Tuesday, January 31, 2012

Sweet Potato Oatmeal

breakfast with Pamela

Breakfast while reading Pamela. I tortured myself in this way for about a week. I don't recommend it.
It will make you so angry.

I just finished cramming my face full of gigantic flatbread crackers and cheese, things I rarely buy because of their price and my tendency to do what I have just described. The occasion for this fit of gluttony then? They were free. This is why I go to talks. Even though I know that, ninety-eight percent of the time, I will not hear anything I don't already know, and I will spend the majority of my time fidgeting in an attempt to keep my legs from falling asleep and my brain from shutting down completely, I will go, simply because someone has promised me that there will be food in my future if I show up and stay. And it will be free.

Friday, January 27, 2012

Orange Date Scones

scones in a basket


Sometimes I do not smart things. Like stay up until 2 a.m. in the morning, trying to invent delicious and healthy vegan peanut butter cookies (and fail, not that that stops me from eating too much cookie dough), watching stupid television shows, avoiding homework, and all in all, achieving nothing but a bellyache.

Then there are other times where my baking urges lead to more productive, happier consequences. Like propelling me out of bed in the morning, motivating me to shower, dress, and blow-dry my hair in record time, and then on top of that, whip up a batch of scones to bring, still warm, to my Friday morning class. Because if there's one thing I can recommend to anyone, it's to learn how to bake. All you need are one or two good recipes under your belt, because if you show up to a gathering (be it a seminar, a meeting, or just a night with friends) you will be loved. You will be hugged. Vigorously. People will propose marriage to you. Offer you a place to live. In short, you can't go wrong with a plate of cookies. Or, in this case, a basket of scones.

Sunday, January 22, 2012

Red Lentil Hummus

a shower of lentilsred lentil hummus & broccoli


Before I moved to Toronto, I was a dinner person. The evening meal was the winding down point of my day, the time that I let myself ignore impending assignments, the work I still had yet to do, and the general stresses of a neurotic student's day-to-day life. I loved the whole process, the thought that went into the meal, the chopping, the choice of ingredients, standing over the stove, the sounds and smells of cooking food. Then, the final moment of glory, when I sat down with a steaming dish of home-cooked goodness to savour.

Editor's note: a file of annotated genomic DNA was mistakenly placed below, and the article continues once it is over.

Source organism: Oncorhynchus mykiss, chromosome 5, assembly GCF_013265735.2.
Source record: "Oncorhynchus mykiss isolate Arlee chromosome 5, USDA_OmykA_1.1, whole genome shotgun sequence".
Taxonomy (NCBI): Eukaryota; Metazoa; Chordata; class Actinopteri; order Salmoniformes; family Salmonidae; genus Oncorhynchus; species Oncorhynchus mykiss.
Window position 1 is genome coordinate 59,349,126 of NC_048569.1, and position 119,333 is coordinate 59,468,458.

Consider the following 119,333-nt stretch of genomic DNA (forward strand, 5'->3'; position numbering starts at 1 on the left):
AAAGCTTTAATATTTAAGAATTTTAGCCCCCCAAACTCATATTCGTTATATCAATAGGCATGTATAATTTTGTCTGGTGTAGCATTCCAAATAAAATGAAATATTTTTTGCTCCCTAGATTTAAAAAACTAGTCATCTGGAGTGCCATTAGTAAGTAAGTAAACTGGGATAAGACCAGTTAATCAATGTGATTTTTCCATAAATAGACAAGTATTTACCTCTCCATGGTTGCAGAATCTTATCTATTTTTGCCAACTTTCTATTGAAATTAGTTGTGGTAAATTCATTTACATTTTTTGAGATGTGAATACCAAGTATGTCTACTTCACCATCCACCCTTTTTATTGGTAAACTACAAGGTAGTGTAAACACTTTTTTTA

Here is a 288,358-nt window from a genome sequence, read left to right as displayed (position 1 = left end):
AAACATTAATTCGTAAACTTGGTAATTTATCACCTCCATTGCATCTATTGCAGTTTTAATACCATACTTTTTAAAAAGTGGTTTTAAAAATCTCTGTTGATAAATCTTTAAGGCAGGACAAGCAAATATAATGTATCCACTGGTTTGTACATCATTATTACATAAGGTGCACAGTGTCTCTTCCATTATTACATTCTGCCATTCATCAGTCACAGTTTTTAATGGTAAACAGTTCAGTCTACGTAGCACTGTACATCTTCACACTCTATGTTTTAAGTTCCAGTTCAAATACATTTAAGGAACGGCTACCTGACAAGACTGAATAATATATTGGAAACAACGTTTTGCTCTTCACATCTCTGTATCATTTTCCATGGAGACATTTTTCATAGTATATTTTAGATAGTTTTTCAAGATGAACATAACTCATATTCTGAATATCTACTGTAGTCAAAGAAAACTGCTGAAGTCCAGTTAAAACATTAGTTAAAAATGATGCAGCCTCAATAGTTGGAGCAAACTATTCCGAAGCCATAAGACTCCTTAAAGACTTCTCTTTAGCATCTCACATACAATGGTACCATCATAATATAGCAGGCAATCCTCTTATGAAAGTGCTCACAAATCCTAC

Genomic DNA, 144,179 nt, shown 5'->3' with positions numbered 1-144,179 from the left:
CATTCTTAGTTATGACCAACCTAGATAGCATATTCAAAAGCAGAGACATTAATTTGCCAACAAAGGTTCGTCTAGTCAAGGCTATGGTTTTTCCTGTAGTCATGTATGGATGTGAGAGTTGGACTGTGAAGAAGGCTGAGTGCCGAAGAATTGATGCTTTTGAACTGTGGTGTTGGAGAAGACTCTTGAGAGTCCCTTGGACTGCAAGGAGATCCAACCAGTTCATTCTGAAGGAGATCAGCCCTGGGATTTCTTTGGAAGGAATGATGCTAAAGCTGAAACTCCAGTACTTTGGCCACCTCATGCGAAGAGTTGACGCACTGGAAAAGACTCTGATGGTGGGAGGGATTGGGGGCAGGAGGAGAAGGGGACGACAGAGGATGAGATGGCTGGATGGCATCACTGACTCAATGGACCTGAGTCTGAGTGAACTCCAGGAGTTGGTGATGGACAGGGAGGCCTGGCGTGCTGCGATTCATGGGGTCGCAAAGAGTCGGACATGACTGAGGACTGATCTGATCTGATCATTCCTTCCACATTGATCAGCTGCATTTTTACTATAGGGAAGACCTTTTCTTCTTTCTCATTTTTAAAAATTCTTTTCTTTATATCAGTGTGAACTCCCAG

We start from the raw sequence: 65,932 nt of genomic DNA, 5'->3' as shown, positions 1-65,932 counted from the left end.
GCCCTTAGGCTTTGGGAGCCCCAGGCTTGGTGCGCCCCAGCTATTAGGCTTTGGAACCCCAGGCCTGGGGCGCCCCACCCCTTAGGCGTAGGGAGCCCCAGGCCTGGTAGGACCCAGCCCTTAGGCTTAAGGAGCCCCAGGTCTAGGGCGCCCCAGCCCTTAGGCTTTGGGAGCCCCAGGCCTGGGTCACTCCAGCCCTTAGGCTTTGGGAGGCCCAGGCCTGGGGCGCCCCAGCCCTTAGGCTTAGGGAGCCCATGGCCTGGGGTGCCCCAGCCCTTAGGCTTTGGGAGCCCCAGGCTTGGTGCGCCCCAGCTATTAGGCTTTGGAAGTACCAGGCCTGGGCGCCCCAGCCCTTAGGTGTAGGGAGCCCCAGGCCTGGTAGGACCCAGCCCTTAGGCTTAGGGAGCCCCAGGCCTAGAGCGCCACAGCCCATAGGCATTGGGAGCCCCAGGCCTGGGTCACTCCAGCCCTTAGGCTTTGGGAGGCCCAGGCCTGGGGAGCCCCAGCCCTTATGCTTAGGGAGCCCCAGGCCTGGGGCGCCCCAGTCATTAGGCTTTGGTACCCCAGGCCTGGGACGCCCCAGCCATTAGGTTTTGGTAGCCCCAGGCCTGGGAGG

It all sounds very romantic and nostalgic when I describe it now - not to say that there isn't anything poetic or beautiful about food or eating it (eating is one of my favourite things, after all) - but in comparison to "dinnertime" nowadays, which generally involves chocolate, tea, potentially coffee, and sometimes toast or a spoonful or three of cold lentils, it kind of is.

The truth is, I've gotten to be both a little lazy and also...a little less hungry. Part of it, I think, is my schedule, which usually involves a late-ish breakfast, followed by coffee and snacks (such as these), then a late lunch, so that, by the time dinner rolls around, I don't feel hungry enough to eat a meal, let alone feel motivated enough to make one. So I graze...on chocolate. And nuts. Sometimes I eat jam...with a fork. I eat Big Kid Food. My mother would be so proud.

Tuesday, January 17, 2012

Oatmeal, 2 Ways

overnight oatmealoats and bubbles


Having recently come to the terrifying realization that I actually do have to budget myself, and that such budgeting does not allow for such impulse purchases as chocolate chips, almonds, vanilla, organic sugar, special flours, baking pans - all such purchases as I have often made in the past, to the detriment of my bank account, I am now determined to live frugally. I see it more as a challenge than anything, a kind of learning curve or right of passage - going through the stage of Realizing That You Are Poor And Can't Always Have Chocolate.

And while realizing that I can no longer afford to bake cookies in the middle of the night whenever I feel like it - and I feel like this often - I also see this as an opportunity to embrace frugality and refine the art of living, and especially cooking, cheaply. Which brings me to oatmeal. Previously, I breakfasted almost solely on fruit smoothies - dessert for breakfast always wins! - which aren't expensive, so to speak, but frozen fruit tends to be a bit more costly, and I go through bags of berries pretty quickly. Oats and bananas, however, are about as cheap as they come - and tasty. Just the other week I went to Chinatown and bought several pounds of bananas (if there is a Chinatown near you, you must go to there - so affordable! It is my favourite place), let them ripen, then peeled and froze them. I still have a bag of them in the freezer, which I am slowly working through.

So I bring you two ways of eating oatmeal - both quick, cheap, and healthy ways to start the day. In fact, I get excited just thinking about breakfast sometimes. It helps me get out of bed in the morning when I know something delicious is going to happen soon.